VANCOUVER, B.C. – City Council voted unanimously today to approve Green Councillor Adriane Carr’s motion directing staff to align Vancouver’s 2023-2026 capital plan with the city’s Climate Emergency Action Plan (CEAP).
“I’m very happy,” said Carr. “The public, especially young people, are increasingly worried about climate change and its threat to our future. Scientists are urging faster government action. Vancouver city staff have informed Council that we are not on track to meeting our GHG-reduction goals, and we don’t have enough money budgeted to implement our climate emergency plans. This vote helps put us back on course.”
Carr’s motion directs staff to report back for Council’s consideration a list of potential capital projects that will enable the city to meet its stated GHG emission reduction targets of 50% below 2007 levels by 2030 and net zero by 2050.
“To reach our goals we must concretely build them into all our budgets and long term plans,” said Carr. “We also need to track our successes and failures, so we can adjust our plans accordingly.
“Plans are useless without funding, accountability and a laser focus on making sure we meet our goals. I saw too many targets missed during my previous terms on Council. We can no longer afford to repeat those mistakes.”
A key part of Carr’s motion directs staff to establish a regular reporting schedule to Council and the public on the costs and benefits of the capital projects and their contribution to meeting the city’s climate emergency goals, including emission reductions and increased resiliency.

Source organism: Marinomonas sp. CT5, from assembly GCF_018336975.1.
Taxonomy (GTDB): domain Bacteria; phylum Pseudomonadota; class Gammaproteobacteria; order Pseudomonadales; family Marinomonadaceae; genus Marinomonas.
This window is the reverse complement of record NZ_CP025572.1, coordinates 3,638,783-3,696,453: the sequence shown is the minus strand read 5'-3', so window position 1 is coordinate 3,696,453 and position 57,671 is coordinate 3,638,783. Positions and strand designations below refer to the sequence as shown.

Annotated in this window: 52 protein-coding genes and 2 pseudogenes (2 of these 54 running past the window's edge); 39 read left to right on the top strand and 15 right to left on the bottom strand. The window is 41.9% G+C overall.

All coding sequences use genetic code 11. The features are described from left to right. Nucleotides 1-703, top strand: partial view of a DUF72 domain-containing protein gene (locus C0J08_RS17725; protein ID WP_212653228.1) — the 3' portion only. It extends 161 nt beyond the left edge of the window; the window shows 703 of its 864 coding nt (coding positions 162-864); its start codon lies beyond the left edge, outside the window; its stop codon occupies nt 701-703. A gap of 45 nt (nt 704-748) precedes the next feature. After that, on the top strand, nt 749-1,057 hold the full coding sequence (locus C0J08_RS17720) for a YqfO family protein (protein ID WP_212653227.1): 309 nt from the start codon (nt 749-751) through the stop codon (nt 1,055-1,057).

“In the past year alone climate change has caused some of the most deadly and destructive weather events our city has ever experienced. It broke my heart to learn that 99 fellow Vancouverites died during last summer’s heat dome. I believe that many of these deaths could have been avoided if we had many more public buildings retrofitted with heat pump air conditioners where people can take refuge.”
Carr’s motion includes equity and resilience as key objectives and asks staff to prioritize projects that achieve those goals simultaneously while also reducing GHGs.
“By retrofitting Vancouver’s civic facilities, including community centers and libraries in every neighbourhood, we can provide safe centers city-wide during extreme weather or dangerous air quality events.
“It’s pragmatic and sensible to invest now to reduce GHGs and avoid more extreme climate change. It will cost us much more to try to adapt to extreme temperatures and rising sea levels, or to repair widespread damage to our natural and built environments caused by catastrophic storms. Think of the cost to rebuild a whole town, to fix roads and highways, to clean up and restore the productive farmlands in Abbotsford, to repair Vancouver’s seawall?
“We owe it to our children and grandchildren to do everything we can to ensure they have a livable city and world.”
The City of Vancouver develops 4-year capital plans aligned with the 4-year election cycle. The public will have the opportunity to vote on the capital plan on October 15, 2022.